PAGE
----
Four Balkan countries announced daily caps on migrant arrivals on February 26, prompting criticism from the head of the United Nations.
Slovenia, Croatia, Serbia, and Macedonia said they would each restrict the number of migrants allowed to enter their territory to 580 per day.
Slovenia said the new daily limit on migrant numbers was in line with a deal reached on February 18 between police chiefs of Austria, Croatia, Serbia, and Macedonia.
The clampdown follows moves by Austria last week to impose a daily cap of 80 on asylum applications and allow only 3,200 migrants to transit the country each day.
UN Secretary General Ban Ki-moon voiced concerned about the wave of border restrictions in the Balkans, and said they run counter to the international refugee convention.
The daily caps "are not in line" with the 1951 convention "because individual determination of refugee status and assessment of individual protection needs are not...possible" under such a regime, said Ban's spokesman Stephane Dujarric.
Ban is "fully aware of the pressures felt by many European countries" faced with tens of thousands of migrants to deal with each day, Dujarric said. But he believes those countries nevertheless should "keep their borders open, and act in a spirit of responsibility, sharing, and solidarity, including through expanding legal pathways to access asylum."
The caps on migrant arrivals have fuelled a bitter dispute within the European Union, particularly between Austria, which started the current round of restrictions, and Greece, which has been left holding the bag with tens of thousands of migrants stranded on its border with Macedonia.
Athens accuses Vienna of unleashing a domino effect of border restrictions along the so-called "Balkan route" that migrants have been taking to get to northern European countries like Germany and Sweden where they hope to win asylum.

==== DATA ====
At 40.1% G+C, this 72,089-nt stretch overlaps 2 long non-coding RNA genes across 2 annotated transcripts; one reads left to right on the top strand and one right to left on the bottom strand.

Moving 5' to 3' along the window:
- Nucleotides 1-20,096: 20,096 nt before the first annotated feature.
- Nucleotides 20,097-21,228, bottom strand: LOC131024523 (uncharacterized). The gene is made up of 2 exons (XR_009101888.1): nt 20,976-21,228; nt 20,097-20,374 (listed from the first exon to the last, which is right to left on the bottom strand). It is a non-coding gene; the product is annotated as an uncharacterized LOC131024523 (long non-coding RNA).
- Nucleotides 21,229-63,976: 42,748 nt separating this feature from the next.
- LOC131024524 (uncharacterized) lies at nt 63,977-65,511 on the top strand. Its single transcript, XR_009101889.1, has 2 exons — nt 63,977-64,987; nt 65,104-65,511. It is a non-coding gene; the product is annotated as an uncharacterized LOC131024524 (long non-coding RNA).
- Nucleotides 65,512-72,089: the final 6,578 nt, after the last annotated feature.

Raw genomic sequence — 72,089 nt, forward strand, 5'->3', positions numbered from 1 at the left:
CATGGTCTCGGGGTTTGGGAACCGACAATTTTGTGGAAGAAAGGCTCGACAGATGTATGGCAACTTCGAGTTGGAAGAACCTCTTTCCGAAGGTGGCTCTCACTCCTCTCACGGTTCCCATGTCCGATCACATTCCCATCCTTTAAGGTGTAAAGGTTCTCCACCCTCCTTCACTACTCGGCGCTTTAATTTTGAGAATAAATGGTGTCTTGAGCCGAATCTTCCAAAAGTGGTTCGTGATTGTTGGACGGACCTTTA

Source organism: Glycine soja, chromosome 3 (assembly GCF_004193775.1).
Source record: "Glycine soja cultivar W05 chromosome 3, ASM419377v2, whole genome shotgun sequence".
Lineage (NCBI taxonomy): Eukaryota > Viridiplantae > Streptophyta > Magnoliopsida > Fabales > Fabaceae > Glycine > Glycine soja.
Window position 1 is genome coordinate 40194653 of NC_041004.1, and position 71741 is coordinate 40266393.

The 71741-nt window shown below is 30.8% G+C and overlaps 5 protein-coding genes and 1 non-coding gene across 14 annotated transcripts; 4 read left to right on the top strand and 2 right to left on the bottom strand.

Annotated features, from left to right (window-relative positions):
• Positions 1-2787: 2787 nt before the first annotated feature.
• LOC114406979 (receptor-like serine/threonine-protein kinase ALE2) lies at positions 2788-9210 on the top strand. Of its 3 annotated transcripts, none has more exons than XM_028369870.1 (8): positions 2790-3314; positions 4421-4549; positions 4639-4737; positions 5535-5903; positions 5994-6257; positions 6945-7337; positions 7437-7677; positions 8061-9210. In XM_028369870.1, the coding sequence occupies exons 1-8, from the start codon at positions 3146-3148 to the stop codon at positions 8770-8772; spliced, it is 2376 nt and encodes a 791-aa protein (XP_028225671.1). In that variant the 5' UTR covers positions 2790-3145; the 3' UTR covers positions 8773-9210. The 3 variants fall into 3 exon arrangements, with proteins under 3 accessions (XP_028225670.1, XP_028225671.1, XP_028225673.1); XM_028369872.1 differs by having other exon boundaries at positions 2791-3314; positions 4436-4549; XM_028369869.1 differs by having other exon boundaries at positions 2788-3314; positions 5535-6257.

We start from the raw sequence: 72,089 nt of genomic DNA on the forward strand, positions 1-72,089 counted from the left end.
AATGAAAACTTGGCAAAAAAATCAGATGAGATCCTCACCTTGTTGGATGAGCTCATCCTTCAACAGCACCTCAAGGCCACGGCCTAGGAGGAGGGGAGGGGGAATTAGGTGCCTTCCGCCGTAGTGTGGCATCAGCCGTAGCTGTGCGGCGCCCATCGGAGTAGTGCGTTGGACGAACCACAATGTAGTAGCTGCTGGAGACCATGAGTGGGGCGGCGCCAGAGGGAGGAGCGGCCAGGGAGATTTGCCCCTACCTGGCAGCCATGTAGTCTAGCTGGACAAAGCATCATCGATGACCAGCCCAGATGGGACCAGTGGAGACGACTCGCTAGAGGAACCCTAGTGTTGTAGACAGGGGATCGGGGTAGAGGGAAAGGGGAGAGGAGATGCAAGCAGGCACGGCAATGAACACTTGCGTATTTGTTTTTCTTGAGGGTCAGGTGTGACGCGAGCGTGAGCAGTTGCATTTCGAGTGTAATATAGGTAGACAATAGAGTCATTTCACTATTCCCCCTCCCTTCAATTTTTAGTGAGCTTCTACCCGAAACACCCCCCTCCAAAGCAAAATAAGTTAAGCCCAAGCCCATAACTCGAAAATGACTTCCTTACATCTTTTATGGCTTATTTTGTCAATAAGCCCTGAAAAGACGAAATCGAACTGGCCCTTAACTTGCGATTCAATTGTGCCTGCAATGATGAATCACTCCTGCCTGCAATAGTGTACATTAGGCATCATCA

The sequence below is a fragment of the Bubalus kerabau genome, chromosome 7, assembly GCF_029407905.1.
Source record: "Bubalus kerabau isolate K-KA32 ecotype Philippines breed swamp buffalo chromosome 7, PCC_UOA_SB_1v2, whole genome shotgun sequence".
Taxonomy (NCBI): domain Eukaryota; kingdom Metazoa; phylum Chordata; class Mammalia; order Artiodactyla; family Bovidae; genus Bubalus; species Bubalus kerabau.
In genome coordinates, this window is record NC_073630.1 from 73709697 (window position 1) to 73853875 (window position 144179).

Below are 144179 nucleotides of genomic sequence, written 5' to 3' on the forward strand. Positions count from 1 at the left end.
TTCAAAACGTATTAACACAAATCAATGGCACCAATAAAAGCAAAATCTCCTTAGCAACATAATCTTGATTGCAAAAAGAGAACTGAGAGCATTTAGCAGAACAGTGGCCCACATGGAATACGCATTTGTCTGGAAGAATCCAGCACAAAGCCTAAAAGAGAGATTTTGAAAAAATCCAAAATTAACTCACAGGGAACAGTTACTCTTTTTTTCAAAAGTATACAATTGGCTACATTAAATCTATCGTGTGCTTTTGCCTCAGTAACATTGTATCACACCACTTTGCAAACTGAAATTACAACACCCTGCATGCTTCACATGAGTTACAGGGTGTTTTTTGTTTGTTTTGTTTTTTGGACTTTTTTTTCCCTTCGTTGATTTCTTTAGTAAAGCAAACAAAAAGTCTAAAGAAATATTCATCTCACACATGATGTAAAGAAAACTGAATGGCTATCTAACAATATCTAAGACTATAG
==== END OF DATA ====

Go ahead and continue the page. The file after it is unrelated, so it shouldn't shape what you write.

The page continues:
Austria and the Balkan countries, in turn, accuse Greece of failing to properly police its borders, which also are the EU's borders with non-EU countries like Turkey and Syria where most of the migrants originate.
Close to 120,000 migrants have already arrived in Europe so far this year, adding to the one million who made the dangerous journey across the Aegean Sea from Turkey in 2015, according to UN estimates.
The massive influx has boosted nationalist and anti-immigrant populist parties across Europe, dividing the EU's 28 member states, and throwing the future of the EU's passport-free Schengen zone into doubt.
In an effort to bridge the growing divide, EU president Donald Tusk's office announced he will visit Austria, Greece, and the Balkan states next week.
Athens, with backing from other southern EU countries, says it is unable to stop migrants crossing its sea borders without endangering their lives, so the flow of migrants continues. An estimated 2,000 people — more than half from Syria and Iraq — are arriving daily from Turkey on small boats.
But the number of people crossing into neighboring Macedonia has dropped dramatically to just 150 on February 25 and none on February 26, Greek police said, leading to a growing mass of migrants piled up on the border with Macedonia.
Thousands have been sleeping outside in city parks and along the country's highways since Greece's existing migrant shelters are filled to capacity.
Greece said on February 26 that it will try to house migrants on the islands where they land by boat from neighboring Turkey until the border situation is resolved.
Athens ordered ferry companies and authorities on islands near Turkey to restrict the number of migrants allowed to travel to the mainland by ferry.
Deputy Education Minister Sia Anagnostoipoulou told state-run ERT television that Greece could turn into a "giant refugee camp" because of the restrictions to the north.
"What are we supposed to do: Let people drown in the Aegean Sea?" she said. "Instead of making a plan. Europe is burying its head in the sand... Europe is unraveling."